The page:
Brust said the response has been outstanding. It has been well received by the community.
“People have been so appreciative. A big part of our population has trouble with transportation. By having the buses out and by them having the option for us to deliver, it has helped take the weight off their chest,” said Brust.
“We have had a lot of staff members who have come in and volunteered. They truly do worry about the kids. Some of the kids rely on our food here. We wanted to make sure that they had it. We honestly couldn’t have done it without all of the packers. We pack all of those meals in the morning before we distribute them because we are trying to limit the number of times for people to come and follow social distancing rules.”
At Piketon High School, Gary Ferguson has taken charge of getting the food each week, taking over for Bev Legg, who retired.
“When they closed school, we decided to start feeding the kids,” explained Ferguson. “The majority of the food comes from GFS (Gordon Food Services) from Cincinnati, which is where the majority of our food comes from during the school year. We got a lot of our fresh produce from Ritchie’s Marketplace.”
Examples of breakfast items included Pop-Tarts, cereal bars, apples, oranges, fruit cups, juice boxes, yogurt and milk. Lunch included items such as beef bites and beef sticks, cheese sticks, carrot sticks, peanut butter and jelly sandwiches, chips and applesauce.
We try to give them enough for the days in between our deliveries,” explained Ferguson.
“We’ve had a few challenges getting some of the food we wanted in the beginning. The supplier ramped it up, so we haven’t had too much trouble in the last few weeks. Whenever they didn’t have food items, we would substitute other food items. Overall, it has gone smoothly.”
Some food was placed in front of the Piketon High School building for families to pick up. The rest was delivered on two different bus routes. One bus visited three apartment complexes in the Piketon area, while the other headed to Wakefield.
“It all seems to come together well every time we do it,” said Ferguson. “Everybody comes together to get the job done.”
Kristy Moore, a seventh and eighth-grade language arts teacher, has helped with packing at the high school throughout the closure. Moore explained the process, saying the volunteers arrived a little before 9 a.m. and split into two groups — one packing the breakfasts and the other packing the lunches. Then they combined the breakfasts and lunches into one package for each student in need.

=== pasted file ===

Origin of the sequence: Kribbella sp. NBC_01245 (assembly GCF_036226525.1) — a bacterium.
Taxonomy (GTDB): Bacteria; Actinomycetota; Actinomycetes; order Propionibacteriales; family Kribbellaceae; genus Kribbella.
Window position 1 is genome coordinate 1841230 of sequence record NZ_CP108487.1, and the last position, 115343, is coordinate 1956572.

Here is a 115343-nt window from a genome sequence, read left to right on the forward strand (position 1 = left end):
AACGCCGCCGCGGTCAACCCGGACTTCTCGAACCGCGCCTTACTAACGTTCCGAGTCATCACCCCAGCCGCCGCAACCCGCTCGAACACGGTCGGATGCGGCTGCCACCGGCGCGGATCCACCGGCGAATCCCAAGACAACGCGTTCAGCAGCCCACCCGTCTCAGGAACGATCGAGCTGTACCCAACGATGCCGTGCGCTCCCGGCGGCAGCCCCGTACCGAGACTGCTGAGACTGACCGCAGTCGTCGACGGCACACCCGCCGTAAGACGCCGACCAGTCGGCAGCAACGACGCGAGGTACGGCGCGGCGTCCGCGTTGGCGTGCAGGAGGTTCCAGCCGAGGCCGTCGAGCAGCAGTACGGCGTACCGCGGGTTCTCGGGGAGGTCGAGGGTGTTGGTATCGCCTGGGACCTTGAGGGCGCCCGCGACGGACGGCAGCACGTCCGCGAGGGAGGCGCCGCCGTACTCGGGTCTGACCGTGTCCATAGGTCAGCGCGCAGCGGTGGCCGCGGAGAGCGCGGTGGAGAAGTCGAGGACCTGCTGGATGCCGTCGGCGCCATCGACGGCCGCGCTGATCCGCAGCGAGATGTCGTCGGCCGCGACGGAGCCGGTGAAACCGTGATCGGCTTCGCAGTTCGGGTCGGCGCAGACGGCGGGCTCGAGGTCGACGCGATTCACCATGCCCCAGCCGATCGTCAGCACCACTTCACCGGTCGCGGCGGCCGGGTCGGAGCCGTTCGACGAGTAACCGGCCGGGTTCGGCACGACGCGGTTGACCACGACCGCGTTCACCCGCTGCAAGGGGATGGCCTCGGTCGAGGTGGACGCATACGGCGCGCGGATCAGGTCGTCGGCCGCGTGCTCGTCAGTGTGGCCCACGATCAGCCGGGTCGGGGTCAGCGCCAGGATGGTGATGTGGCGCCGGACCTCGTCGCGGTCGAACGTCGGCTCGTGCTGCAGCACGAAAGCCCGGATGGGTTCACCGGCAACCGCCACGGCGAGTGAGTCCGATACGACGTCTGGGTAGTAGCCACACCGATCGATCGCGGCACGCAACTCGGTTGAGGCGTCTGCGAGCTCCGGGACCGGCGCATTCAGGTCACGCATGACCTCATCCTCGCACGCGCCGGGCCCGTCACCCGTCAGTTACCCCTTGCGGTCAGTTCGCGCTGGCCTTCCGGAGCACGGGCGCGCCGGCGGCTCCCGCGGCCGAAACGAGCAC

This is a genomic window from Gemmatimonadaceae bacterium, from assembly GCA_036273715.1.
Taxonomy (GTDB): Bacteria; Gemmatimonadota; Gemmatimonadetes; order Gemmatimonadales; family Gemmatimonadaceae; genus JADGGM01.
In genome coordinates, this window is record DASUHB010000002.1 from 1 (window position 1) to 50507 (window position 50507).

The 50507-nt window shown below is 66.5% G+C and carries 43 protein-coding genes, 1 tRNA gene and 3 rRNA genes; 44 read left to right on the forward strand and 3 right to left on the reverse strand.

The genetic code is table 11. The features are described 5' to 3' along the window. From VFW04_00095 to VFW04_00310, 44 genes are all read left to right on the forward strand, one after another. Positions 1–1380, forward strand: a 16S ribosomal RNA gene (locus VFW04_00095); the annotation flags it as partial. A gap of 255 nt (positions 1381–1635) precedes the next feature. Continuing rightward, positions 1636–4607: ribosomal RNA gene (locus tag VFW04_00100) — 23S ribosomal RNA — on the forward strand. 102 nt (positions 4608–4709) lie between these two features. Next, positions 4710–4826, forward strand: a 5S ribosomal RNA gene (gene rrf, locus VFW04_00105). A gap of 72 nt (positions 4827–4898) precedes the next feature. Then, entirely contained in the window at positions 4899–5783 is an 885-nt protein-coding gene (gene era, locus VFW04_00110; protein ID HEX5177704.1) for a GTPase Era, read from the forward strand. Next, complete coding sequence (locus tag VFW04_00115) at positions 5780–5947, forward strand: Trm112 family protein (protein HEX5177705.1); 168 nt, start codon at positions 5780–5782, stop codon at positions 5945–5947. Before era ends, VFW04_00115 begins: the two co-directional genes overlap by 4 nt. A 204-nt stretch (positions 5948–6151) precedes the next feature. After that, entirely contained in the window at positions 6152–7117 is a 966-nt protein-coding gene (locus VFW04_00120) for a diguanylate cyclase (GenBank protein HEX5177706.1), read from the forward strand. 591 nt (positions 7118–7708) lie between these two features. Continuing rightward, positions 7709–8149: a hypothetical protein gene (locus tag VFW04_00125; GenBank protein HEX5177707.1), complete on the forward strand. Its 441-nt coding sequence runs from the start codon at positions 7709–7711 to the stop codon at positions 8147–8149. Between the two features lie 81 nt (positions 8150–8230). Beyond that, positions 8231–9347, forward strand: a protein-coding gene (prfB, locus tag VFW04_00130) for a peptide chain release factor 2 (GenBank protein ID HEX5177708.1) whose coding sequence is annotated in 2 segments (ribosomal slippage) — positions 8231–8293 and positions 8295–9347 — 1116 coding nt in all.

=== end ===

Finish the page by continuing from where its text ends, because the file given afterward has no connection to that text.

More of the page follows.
The bus driver provideed the transportation for the food to be delivered to various stops by the teachers.
“Mike Cuckler is our bus driver, and there are four of us who ride with him on the bus. We have certain stops that we make on our route. We stop at Dawson’s Trailer Park and the Wakefield-Mound area,” said Moore. “We see the same people every week. It has been really nice. We’ve gotten to know some of the kids and some of the parents on that route.”
Moore said some of the families on the route are extremely thankful for the deliveries.
“The first time we went out, some were a little reserved. Now they’ve become used to us. They will be waiting for us to get there today. We have one lady who watches her grandkids, so she waits outside every week,” said Moore. “They are always very appreciative, kind and polite. They are very grateful for what they are getting.”
While providing food is the largest mission of the effort, there are other aspects of importance for those who helped as a part of the team.
“It feels good to be a part of it, but I also feel like it is my responsibility. These are my kids. I may not be working in a traditional classroom setting right now, but at least this lets me touch base with some of my kids,” said Moore.
“I have about three students I see on the route. It is nice to see their faces and make sure they are doing all right. We even have pets on the route that are excited to see us.”
The situation has allowed different staff members to work together as well.
“It has given me an opportunity to work with staff members that I didn’t normally get to work with day to day,” said Moore. “I’m working with custodians and kitchen staff, not just the teaching staff. It has been nice. And I haven’t ridden the bus in years until now.”